Edward Snowden says if Congress had been doing its job, he wouldn’t have needed to leak reams of classified material about National Security Agency programs.
In an interview with The Washington Post, Snowden singled out the leaders of the House and Senate Intelligence panels for allowing the executive branch to conduct the surveillance programs.
Snowden said the question about who made him responsible for revealing the programs turns things on its head.
“That whole question — who elected you? — inverts the model,” he said. “They elected me. The overseers.”
“Dianne Feinstein elected me when she asked softball questions” in committee hearings, he said. “Mike Rogers elected me when he kept these programs hidden. ... The FISA court elected me when they decided to legislate from the bench on things that were far beyond the mandate of what that court was ever intended to do.”
Sen. Feinstein (D-Calif.) leads the Senate Intelligence panel, while Rogers (R-Mich.) is chairman of the House panel.
“The system failed comprehensively, and each level of oversight, each level of responsibility that should have addressed this, abdicated their responsibility,” Snowden told the Post.
“It wasn’t that they put it on me as an individual — that I’m uniquely qualified, an angel descending from the heavens — as that they put it on someone, somewhere,” he said. “You have the capability, and you realize every other [person] sitting around the table has the same capability but they don’t do it. So somebody has to be the first.”
Snowden, who is wanted on espionage charges in the U.S. and has been given temporary asylum in Russia, said he had sought to tell others in the NSA about the programs.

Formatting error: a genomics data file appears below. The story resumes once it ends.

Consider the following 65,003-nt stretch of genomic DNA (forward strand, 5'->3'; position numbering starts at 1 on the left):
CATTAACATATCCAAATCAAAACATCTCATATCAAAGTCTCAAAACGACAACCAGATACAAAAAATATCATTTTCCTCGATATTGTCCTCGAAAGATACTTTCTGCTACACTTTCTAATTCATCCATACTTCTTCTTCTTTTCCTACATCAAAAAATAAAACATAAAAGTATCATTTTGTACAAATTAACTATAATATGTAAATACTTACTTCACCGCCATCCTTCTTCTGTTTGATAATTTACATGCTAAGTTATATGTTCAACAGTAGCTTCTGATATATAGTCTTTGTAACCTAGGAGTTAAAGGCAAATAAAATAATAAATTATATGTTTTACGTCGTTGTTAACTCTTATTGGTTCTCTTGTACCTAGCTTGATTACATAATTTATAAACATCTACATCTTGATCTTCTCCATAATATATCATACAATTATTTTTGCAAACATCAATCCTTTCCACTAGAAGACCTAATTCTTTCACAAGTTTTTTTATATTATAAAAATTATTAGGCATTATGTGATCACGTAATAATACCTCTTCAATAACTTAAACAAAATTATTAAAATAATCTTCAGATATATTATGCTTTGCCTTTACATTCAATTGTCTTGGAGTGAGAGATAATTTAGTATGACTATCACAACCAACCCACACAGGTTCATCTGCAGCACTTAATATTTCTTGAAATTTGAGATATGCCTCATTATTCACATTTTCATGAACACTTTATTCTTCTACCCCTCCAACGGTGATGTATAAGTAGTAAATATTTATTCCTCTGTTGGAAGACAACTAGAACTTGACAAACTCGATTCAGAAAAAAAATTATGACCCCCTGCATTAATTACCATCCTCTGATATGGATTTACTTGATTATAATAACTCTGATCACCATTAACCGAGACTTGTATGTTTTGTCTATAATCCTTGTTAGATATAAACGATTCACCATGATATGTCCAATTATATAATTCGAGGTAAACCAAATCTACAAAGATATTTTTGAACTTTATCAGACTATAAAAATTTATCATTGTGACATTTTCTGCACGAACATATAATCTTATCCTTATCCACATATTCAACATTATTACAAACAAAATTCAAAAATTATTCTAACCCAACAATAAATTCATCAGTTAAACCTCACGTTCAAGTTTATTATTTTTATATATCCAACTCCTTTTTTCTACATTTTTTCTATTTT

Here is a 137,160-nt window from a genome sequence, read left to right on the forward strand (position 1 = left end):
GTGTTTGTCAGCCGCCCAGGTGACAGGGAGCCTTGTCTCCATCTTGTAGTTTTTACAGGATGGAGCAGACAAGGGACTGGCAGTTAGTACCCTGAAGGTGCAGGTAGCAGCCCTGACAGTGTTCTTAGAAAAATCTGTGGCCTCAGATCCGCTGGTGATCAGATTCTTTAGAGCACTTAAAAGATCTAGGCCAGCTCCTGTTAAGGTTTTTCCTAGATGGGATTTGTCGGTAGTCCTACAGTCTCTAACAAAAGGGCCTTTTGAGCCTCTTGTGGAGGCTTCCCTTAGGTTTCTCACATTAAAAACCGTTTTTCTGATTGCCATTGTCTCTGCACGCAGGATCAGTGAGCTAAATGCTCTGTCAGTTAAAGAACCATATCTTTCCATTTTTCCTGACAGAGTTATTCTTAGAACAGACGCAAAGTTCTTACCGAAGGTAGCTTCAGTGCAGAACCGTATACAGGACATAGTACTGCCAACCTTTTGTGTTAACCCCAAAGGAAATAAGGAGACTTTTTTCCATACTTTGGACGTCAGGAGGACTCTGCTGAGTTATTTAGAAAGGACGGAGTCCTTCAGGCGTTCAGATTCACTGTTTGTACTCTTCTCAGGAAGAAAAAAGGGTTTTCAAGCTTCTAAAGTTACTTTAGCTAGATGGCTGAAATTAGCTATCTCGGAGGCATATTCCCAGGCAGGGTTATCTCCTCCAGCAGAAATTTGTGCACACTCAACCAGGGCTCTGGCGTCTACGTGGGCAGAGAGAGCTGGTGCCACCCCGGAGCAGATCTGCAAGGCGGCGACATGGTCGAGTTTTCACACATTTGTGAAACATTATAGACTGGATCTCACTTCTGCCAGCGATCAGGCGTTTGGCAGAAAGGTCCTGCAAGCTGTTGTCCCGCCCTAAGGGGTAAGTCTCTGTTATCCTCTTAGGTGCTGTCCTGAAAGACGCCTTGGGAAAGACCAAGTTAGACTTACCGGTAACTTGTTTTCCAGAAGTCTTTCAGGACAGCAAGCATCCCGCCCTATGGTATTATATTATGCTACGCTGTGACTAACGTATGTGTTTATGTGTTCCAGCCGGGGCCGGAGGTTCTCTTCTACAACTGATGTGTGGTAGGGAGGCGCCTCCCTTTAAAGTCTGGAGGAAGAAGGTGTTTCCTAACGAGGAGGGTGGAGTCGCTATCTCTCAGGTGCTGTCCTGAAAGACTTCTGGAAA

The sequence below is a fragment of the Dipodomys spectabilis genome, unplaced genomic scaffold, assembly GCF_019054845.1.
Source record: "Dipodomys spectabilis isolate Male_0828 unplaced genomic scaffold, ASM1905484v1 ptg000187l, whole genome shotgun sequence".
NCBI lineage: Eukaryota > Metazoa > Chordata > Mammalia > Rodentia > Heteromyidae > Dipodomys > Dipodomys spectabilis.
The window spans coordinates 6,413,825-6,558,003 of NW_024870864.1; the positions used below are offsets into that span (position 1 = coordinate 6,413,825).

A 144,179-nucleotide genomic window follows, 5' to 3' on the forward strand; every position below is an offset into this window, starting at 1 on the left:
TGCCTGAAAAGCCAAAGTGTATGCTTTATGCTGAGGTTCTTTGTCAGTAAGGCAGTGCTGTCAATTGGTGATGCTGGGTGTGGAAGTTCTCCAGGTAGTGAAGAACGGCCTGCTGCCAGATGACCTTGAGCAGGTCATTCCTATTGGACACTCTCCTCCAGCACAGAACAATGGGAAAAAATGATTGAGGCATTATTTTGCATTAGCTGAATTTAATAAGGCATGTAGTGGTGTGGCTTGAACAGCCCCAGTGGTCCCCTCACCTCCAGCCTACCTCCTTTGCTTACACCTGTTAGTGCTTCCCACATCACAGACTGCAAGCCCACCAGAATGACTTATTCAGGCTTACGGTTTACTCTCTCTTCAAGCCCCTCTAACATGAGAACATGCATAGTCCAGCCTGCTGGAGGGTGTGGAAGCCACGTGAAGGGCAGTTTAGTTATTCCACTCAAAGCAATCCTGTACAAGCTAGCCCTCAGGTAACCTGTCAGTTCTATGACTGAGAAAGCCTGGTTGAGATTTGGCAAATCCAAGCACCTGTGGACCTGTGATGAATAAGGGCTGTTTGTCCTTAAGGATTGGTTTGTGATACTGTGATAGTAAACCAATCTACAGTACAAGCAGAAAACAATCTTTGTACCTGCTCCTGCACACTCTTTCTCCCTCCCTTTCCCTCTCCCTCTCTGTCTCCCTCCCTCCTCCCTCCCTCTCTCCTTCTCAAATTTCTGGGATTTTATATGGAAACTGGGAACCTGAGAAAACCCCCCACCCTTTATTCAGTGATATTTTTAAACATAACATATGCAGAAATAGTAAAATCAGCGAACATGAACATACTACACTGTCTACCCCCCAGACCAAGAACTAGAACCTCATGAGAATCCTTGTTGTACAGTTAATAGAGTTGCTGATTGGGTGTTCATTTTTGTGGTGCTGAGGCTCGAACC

He told the Post that he raised the issue to two superiors in the NSA’s Technology Directorate and two more in the NSA Threat Operations Center’s regional base in Hawaii.
He also told the Post his colleagues were “astonished to learn we are collecting more in the United States on Americans than we are on Russians in Russia.”
Snowden said many of his colleagues were troubled by the information.
Noting that critics have accused him of bypassing internal channels of dissent, he said: “How is that not reporting it? How is that not raising it?”
But a spokeswoman for the NSA told the Post it could find no evidence that Snowden had tried to tell anyone about the issue.
“After extensive investigation, including interviews with his former NSA supervisors and co-workers, we have not found any evidence to support Mr. Snowden’s contention that he brought these matters to anyone’s attention,” the spokeswoman said.
Feinstein and Rogers have both harshly criticized Snowden over the leaks.
Feinstein has called him a traitor, and both have said he should be prosecuted and have no chance at amnesty.
“He needs to come back and own up,” Rogers told Bloomberg. “If he believes there’s vulnerabilities in the systems he’d like to disclose, you don’t do it by committing a crime that actually puts soldiers’ lives at risk in places like Afghanistan.”